Despite high initial interest, HPC in the cloud never achieved significant adoption levels, mainly being relegated to low-hanging “pleasingly parallel” fruit and testing or experimental use, however, there are signs of growth on the horizon, according to HPC analysts.
“As public clouds acquire stronger HPC capabilities and perform better on a larger set of HPC workloads, they will be able to take on more types of HPC jobs,” noted one IDC study. “In summary, IDC foresees public clouds, and especially custom public clouds, supporting an increasing proportion of the aggregate HPC workload as these cloud facilities grow more capable and mature.”
In a recent report, analyst firm Intersect360 referred to cloud/utility computing as “the growth rate leader in HPC market” with an expected 14.1 percent CAGR delivered primarily from increased academia and pharmaceutical company adoption. But given that HPC spending on cloud has hovered around 3 percent for several years now (1 percent for public cloud), a 14 percent growth rate is not going to move the needle significantly.
Earlier this year, Amazon.com revealed the size of its cloud computing business for the first time, reporting that Amazon Web Services generated $5.16 billion in the past year, and $680 million in operating income. It’s hard to say what portion of that is tied to HPC, but Amazon has targeted the HPC community since its launch in 2006, and as reigning cloud king, AWS enjoys a hefty share of the small-but-growing HPC cloud niche.
Amazon’s Cluster Compute-optimized and GPU instance types have been engineered to scale to tens of thousands of instances on-demand. The company’s latest C4 compute-optimized instances are based on Intel Xeon E5-2666 v3 processors and support AWS cluster networking and enhanced networking, an SR-IOV-based feature purported to provide “higher performance (packets per second), lower latency, and lower jitter.”
For anyone not familiar with what Amazon’s AWS HPC portfolio, the company just published a 22-page white paper, called appropriately “An Introduction to High Performance Computing on AWS.”
As expressed in the abstract:
“This paper describes a range of high performance computing (HPC) applications that are running today on Amazon Web Services (AWS). You will learn best practices for cloud deployment, for cluster and job management, and for the management of third-party software. This whitepaper covers HPC use cases that include highly distributed, highly parallel grid computing applications, as well as more traditional cluster computing applications that require a high level of node-to-node communications. We also discuss HPC applications that require access to various types of high performance data storage.”
The authors also describe the role of Amazon Elastic Compute Cloud (EC2) Spot Instances and storage options such as Amazon Simple Storage Service (S3), Amazon Elastic Block Store (EBS), and Amazon Glacier in the management of large, scalable HPC workloads.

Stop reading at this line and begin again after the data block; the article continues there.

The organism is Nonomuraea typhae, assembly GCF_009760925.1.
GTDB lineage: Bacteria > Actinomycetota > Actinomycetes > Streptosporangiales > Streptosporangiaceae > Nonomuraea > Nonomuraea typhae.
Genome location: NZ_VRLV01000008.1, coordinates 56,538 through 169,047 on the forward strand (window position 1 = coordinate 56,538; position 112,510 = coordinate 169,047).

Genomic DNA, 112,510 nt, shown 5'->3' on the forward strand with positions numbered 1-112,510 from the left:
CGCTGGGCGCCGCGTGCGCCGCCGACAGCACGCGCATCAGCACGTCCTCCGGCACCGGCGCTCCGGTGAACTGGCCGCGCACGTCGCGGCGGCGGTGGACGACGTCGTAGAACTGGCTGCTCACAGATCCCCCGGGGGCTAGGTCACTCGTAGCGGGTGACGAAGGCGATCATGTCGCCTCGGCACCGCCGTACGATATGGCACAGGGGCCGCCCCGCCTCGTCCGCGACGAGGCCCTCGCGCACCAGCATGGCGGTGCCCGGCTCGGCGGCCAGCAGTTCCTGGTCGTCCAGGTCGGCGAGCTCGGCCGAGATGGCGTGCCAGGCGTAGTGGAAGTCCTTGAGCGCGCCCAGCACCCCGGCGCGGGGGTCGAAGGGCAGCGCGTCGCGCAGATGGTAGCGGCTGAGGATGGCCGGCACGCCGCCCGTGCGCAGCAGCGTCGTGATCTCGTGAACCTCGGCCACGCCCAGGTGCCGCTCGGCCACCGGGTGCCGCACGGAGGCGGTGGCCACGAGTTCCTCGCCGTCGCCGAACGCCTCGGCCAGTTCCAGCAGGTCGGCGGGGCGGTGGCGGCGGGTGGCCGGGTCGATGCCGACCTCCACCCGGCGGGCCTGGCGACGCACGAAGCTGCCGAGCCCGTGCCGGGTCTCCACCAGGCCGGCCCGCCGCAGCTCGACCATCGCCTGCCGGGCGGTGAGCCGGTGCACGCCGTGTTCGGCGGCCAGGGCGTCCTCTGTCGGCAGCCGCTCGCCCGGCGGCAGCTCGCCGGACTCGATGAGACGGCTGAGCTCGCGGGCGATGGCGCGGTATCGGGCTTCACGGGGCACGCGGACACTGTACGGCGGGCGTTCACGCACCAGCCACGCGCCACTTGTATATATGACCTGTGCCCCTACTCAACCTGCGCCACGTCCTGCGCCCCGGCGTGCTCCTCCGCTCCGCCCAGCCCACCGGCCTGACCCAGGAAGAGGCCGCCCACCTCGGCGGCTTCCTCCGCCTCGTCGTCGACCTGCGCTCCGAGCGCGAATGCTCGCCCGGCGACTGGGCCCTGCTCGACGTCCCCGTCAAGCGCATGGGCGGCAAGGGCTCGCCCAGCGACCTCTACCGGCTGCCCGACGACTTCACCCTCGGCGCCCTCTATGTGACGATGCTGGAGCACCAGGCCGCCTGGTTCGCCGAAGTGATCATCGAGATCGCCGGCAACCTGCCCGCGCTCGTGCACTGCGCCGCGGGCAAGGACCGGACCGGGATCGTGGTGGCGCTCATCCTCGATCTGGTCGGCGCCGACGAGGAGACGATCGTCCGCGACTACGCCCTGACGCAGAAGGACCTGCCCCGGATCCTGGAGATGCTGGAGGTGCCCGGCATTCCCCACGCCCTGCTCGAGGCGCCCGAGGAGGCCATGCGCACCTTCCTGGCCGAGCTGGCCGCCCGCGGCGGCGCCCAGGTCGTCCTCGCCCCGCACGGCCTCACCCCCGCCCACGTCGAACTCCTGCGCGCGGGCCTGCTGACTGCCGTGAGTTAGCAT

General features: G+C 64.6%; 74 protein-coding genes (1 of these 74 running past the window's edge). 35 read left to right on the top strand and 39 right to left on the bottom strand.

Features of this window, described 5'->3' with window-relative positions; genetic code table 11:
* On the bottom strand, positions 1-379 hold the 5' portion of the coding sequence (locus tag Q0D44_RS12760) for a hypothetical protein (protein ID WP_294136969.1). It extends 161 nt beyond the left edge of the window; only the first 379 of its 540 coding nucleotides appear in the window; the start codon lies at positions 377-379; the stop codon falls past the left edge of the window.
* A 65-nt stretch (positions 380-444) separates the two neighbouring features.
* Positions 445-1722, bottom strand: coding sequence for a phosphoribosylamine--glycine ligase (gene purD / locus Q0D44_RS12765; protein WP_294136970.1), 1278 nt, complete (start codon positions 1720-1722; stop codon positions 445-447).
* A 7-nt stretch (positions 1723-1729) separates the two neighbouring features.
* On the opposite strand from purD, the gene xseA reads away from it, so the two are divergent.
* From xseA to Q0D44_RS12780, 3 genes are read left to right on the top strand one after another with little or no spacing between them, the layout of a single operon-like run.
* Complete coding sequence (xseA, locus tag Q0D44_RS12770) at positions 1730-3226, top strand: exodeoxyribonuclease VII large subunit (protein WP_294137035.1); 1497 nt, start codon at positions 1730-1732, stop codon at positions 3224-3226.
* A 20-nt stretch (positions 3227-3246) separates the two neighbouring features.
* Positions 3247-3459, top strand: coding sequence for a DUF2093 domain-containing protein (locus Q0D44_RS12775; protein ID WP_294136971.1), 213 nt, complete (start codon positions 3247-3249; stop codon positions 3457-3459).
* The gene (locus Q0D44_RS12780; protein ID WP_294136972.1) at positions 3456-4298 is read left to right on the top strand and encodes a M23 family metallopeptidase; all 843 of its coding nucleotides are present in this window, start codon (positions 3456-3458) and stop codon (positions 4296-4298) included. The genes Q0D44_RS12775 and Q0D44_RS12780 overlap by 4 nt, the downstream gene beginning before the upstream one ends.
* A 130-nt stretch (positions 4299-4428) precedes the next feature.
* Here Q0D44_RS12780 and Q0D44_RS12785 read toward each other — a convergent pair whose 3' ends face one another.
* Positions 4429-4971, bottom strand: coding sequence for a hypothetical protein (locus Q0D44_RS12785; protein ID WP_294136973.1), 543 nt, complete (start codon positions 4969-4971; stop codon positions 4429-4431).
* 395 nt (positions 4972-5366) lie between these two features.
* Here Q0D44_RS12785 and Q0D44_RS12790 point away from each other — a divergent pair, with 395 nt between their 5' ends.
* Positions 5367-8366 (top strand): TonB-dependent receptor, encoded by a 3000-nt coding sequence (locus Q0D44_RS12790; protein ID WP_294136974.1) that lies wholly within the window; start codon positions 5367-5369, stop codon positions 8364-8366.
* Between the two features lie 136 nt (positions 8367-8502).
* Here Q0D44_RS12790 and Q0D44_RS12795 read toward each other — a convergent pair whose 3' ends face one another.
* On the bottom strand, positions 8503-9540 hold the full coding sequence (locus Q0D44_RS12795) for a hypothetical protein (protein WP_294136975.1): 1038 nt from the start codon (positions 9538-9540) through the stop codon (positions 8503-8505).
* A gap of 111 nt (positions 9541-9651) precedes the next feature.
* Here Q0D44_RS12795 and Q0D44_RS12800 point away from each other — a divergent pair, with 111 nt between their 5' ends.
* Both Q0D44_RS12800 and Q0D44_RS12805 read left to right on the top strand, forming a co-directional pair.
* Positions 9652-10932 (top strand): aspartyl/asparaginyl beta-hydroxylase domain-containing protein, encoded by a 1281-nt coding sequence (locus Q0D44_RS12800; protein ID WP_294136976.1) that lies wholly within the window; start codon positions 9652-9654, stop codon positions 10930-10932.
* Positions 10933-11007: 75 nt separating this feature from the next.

AWS connects the democratization of HPC with the rise of grid computing and cluster-based platforms and eventually the utility/cloud model.
“Over time, the growing use of HPC in research and in the commercial sector, particularly in manufacturing, finance, and energy exploration, coupled with a growing catalog of HPC applications, created a trend toward HPC platforms built to handle a wider variety of workloads, and these platforms are constructed using more widely available components,” the authors state. “This use of commodity hardware components characterizes the cluster and grid era of HPC. Clusters and grids continue to be the dominant methods of deploying HPC in both the commercial and research/academic sectors. Economies of scale, and the need to centrally manage HPC resources across large organizations with diverse requirements, have resulted in the practical reality that widely divergent applications are often run on the same, shared HPC infrastructure.”
Utility computing took the idea of shared HPC infrastructure, implicit in the grid/cluster model, to the next level. As demand for HPC grew from across the public and private sector, cloud provided an avenue for on-demand, scalable computing for users that either didn’t have access to in-house clusters or only needed excess computing capacity short-term. Although AWS saw early use from the research community, they are seeing increasing adoption from commercial enterprises, notably from pharmaceutical companies, manufacturing outfits and the financial services sector.
Amazon is targeting its portfolio across a range of workloads: loosely and tightly-coupled HPC as well as data-intensive computing. As for tightly-coupled offerings, the paper explains that “Amazon EC2 capabilities that help with applications in this category include EC2 placement groups and enhanced networking, for reduced node-to-node latencies and consistent network performance, and the availability of GPU instance types, which can reduce the need to add more computing nodes by offloading highly parallel computations to the GPU.”
The counterpoint here is that Amazon’s cluster instances run on a 10 Gigabit Ethernet network, while the most demanding HPC workloads are running on InfiniBand (or a proprietary interconnect). Apparently there are enough HPC users that either are willing to sacrifice performance for convenience or do not have a latency-sensitive workload to begin with because AWS has kept up its marketing to HPC users for nearly a decade and still doesn’t offer InfiniBand. For those who are looking to achieve the highest possible levels of performance from the cloud, IBM Softlayer and ProfitBricks offer InfiniBand options.
Amazon’s diagrams representing loosely-coupled versus tightly-coupled architectures: